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May 12 — Investors who sued a group of broker-dealer firms under New Jersey state law for allegedly engaging in a naked-short selling manipulation scheme may continue their suit in New Jersey state court where the claims were filed, the U.S. Supreme Court ruled May 16.
The fact that the alleged misconduct could run afoul of 1934 Securities Exchange Act Regulation SHO doesn't give rise to exclusive federal jurisdiction over the controversy, Justice Elena Kagan wrote.
The court disagreed with the defendant broker-dealer firms' argument that the investors were seeking to enforce a duty created by Reg SHO, even though they didn't allege a Reg SHO violation.
Siding with the investors, it said the case belongs in New Jersey state court, as the U.S. Court of Appeals for the Third Circuit concluded (218 SLD, 11/12/14).
Justice Clarence Thomas, joined by Justice Sotomayor, concurred in the judgment.
Naked short selling generally refers to a sale of securities when the seller doesn't own the securities sold and makes no arrangement to borrow the securities in order to make delivery on the sale.
In this case, a group of Escala Group Inc. shareholders alleged in New Jersey state court that the defendant investment banks engaged in naked short-selling to manipulate the market price of Escala securities. Their complaint set out 10 causes of action, all under New Jersey law. The investment banks—Merrill Lynch Pierce Fenner & Smith, Inc.; Knight Capital Americas, a/k/a Knight Equity Markets L.P.; UBS Securities LLC; E Trade Capital Markets LLC; National Financial Services LLC; and Citadel Derivatives Group LLC— removed the lawsuit to federal district court, which in turn certified an appeal to the U.S. Court of Appeals for the Third Circuit to decide whether remand was appropriate.
In November 2014, the appeals court concluded that it didn't have federal-question jurisdiction under 28 U.S.C. Section 1331(218 SLD, 11/12/14). It also held that '34 Act Section 27, which provides exclusive federal jurisdiction of lawsuits “`brought to enforce'” any duty or liability “`created by'” the statute, didn't provide an independent basis to exercise jurisdiction over the allegations.
In March 2015, the broker-dealer firms asked the high court to decide whether Section 27 requires the lawsuit to be brought in federal court (56 SLD, 3/24/15). In June, the justices agreed to review the decision (126 SLD, 7/1/15).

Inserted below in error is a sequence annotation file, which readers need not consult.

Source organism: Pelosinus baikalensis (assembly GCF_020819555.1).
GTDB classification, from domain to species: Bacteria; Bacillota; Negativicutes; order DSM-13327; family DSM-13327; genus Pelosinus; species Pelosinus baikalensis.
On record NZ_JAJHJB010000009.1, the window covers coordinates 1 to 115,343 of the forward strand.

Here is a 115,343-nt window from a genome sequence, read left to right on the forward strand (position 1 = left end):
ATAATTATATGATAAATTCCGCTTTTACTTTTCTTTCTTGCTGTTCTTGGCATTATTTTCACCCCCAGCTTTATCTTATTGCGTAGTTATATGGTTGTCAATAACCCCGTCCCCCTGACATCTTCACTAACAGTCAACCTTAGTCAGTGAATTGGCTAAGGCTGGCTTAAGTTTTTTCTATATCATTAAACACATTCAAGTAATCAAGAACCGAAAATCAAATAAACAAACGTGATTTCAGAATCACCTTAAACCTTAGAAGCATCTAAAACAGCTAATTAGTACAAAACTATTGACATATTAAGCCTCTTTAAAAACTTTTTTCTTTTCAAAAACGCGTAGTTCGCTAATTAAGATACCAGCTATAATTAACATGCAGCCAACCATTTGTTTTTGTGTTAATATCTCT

Affirming, the high court said that like the Third Circuit, it reads Section 27 as conferring exclusive federal jurisdiction over the same suits as those “`aris[e] under'” the Exchange Act for Section 1331 purposes. Merrill Lynch argued that when claims allege—explicitly or implicitly—the breach of a '34 Act duty, the lawsuit is “`brought to enforce'” that duty, but the justices didn't agree.
In this context, Kagan wrote, “brought” means the same thing as “commenced.” It doesn't encompass any claim that, as in this case, “happens to mention a duty established by the Exchange Act.”
Thomas agreed that the lawsuit belongs in state court but based his conclusion on Section 27, which he said doesn't use the words “`arising under' or provide a sound basis for adopting the arising under standard.”
The complaint in this case doesn't allege a claim that necessarily depends on the breach of a '34 Act requirement and should be returned to New Jersey state court, he concluded.
At least one observer doesn't think the case will have much of an impact. According to Georgetown University Law Professor Donald Langevoort, the justices took “a very moderate approach to what kinds of state law cases are removable.”
In fact, he told Bloomberg BNA in an e-mail, the main distinction between the majority and the concurring justices involves how to read the statute, not what the preferred reading ultimately says.
Essentially, Langevoort wrote, the court is expressing “respect for state law when the language of the federal statute in question doesn't clearly remove jurisdiction or operate to preempt.”
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